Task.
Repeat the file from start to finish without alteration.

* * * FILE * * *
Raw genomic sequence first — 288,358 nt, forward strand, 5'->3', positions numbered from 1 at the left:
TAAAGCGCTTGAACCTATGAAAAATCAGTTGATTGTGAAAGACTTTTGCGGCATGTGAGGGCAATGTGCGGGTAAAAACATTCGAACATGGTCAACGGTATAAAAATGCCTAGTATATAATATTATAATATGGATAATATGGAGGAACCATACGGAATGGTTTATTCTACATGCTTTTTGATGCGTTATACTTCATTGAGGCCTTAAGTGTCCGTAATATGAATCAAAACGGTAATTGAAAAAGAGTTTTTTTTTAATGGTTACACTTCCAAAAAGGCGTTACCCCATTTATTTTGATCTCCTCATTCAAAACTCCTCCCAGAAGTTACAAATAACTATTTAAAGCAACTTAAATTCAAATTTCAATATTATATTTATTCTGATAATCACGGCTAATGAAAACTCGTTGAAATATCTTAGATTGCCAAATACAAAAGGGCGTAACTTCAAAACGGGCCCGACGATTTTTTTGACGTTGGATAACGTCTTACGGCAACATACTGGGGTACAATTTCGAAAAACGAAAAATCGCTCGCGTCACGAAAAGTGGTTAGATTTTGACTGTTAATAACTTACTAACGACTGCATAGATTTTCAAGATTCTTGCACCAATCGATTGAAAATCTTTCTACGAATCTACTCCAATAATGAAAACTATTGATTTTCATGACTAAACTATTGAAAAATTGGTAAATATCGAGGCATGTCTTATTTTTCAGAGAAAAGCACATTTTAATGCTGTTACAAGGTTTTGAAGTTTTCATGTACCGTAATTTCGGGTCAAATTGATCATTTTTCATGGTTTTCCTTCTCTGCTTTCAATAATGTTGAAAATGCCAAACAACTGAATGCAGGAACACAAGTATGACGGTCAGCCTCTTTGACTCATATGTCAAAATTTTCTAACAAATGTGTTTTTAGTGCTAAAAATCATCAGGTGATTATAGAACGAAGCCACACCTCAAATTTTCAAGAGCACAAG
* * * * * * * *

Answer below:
Raw genomic sequence first — 288,358 nt, forward strand, 5'->3', positions numbered from 1 at the left:
TAAAGCGCTTGAACCTATGAAAAATCAGTTGATTGTGAAAGACTTTTGCGGCATGTGAGGGCAATGTGCGGGTAAAAACATTCGAACATGGTCAACGGTATAAAAATGCCTAGTATATAATATTATAATATGGATAATATGGAGGAACCATACGGAATGGTTTATTCTACATGCTTTTTGATGCGTTATACTTCATTGAGGCCTTAAGTGTCCGTAATATGAATCAAAACGGTAATTGAAAAAGAGTTTTTTTTTAATGGTTACACTTCCAAAAAGGCGTTACCCCATTTATTTTGATCTCCTCATTCAAAACTCCTCCCAGAAGTTACAAATAACTATTTAAAGCAACTTAAATTCAAATTTCAATATTATATTTATTCTGATAATCACGGCTAATGAAAACTCGTTGAAATATCTTAGATTGCCAAATACAAAAGGGCGTAACTTCAAAACGGGCCCGACGATTTTTTTGACGTTGGATAACGTCTTACGGCAACATACTGGGGTACAATTTCGAAAAACGAAAAATCGCTCGCGTCACGAAAAGTGGTTAGATTTTGACTGTTAATAACTTACTAACGACTGCATAGATTTTCAAGATTCTTGCACCAATCGATTGAAAATCTTTCTACGAATCTACTCCAATAATGAAAACTATTGATTTTCATGACTAAACTATTGAAAAATTGGTAAATATCGAGGCATGTCTTATTTTTCAGAGAAAAGCACATTTTAATGCTGTTACAAGGTTTTGAAGTTTTCATGTACCGTAATTTCGGGTCAAATTGATCATTTTTCATGGTTTTCCTTCTCTGCTTTCAATAATGTTGAAAATGCCAAACAACTGAATGCAGGAACACAAGTATGACGGTCAGCCTCTTTGACTCATATGTCAAAATTTTCTAACAAATGTGTTTTTAGTGCTAAAAATCATCAGGTGATTATAGAACGAAGCCACACCTCAAATTTTCAAGAGCACAAG